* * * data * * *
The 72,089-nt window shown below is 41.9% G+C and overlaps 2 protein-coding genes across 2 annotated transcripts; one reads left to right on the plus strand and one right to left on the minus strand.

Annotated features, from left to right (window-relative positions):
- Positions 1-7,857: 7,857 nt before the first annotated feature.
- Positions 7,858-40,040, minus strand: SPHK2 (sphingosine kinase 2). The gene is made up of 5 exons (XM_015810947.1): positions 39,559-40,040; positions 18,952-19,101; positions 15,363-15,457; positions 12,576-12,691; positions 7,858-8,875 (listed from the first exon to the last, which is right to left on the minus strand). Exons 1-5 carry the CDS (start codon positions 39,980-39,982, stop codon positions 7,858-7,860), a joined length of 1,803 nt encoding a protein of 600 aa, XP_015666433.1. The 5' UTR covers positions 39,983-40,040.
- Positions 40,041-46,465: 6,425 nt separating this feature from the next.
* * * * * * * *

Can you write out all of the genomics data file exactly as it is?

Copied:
The 72,089-nt window shown below is 41.9% G+C and overlaps 2 protein-coding genes across 2 annotated transcripts; one reads left to right on the plus strand and one right to left on the minus strand.

Annotated features, from left to right (window-relative positions):
- Positions 1-7,857: 7,857 nt before the first annotated feature.
- Positions 7,858-40,040, minus strand: SPHK2 (sphingosine kinase 2). The gene is made up of 5 exons (XM_015810947.1): positions 39,559-40,040; positions 18,952-19,101; positions 15,363-15,457; positions 12,576-12,691; positions 7,858-8,875 (listed from the first exon to the last, which is right to left on the minus strand). Exons 1-5 carry the CDS (start codon positions 39,980-39,982, stop codon positions 7,858-7,860), a joined length of 1,803 nt encoding a protein of 600 aa, XP_015666433.1. The 5' UTR covers positions 39,983-40,040.
- Positions 40,041-46,465: 6,425 nt separating this feature from the next.